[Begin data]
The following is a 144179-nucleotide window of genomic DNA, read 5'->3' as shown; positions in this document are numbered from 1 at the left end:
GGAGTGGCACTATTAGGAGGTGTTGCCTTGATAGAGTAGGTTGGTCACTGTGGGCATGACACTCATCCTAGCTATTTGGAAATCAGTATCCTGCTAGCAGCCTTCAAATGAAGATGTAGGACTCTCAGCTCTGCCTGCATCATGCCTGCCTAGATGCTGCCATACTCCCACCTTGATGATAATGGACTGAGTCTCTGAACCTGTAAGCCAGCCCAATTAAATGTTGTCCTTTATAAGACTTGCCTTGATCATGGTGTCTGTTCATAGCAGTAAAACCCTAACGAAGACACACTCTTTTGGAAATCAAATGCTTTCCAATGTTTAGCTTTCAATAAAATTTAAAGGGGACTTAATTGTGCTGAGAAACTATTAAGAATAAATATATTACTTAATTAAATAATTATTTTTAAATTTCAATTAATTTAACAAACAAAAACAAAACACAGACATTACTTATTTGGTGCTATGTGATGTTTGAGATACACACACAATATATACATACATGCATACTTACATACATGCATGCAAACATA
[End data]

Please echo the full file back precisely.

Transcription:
The following is a 144179-nucleotide window of genomic DNA, read 5'->3' as shown; positions in this document are numbered from 1 at the left end:
GGAGTGGCACTATTAGGAGGTGTTGCCTTGATAGAGTAGGTTGGTCACTGTGGGCATGACACTCATCCTAGCTATTTGGAAATCAGTATCCTGCTAGCAGCCTTCAAATGAAGATGTAGGACTCTCAGCTCTGCCTGCATCATGCCTGCCTAGATGCTGCCATACTCCCACCTTGATGATAATGGACTGAGTCTCTGAACCTGTAAGCCAGCCCAATTAAATGTTGTCCTTTATAAGACTTGCCTTGATCATGGTGTCTGTTCATAGCAGTAAAACCCTAACGAAGACACACTCTTTTGGAAATCAAATGCTTTCCAATGTTTAGCTTTCAATAAAATTTAAAGGGGACTTAATTGTGCTGAGAAACTATTAAGAATAAATATATTACTTAATTAAATAATTATTTTTAAATTTCAATTAATTTAACAAACAAAAACAAAACACAGACATTACTTATTTGGTGCTATGTGATGTTTGAGATACACACACAATATATACATACATGCATACTTACATACATGCATGCAAACATA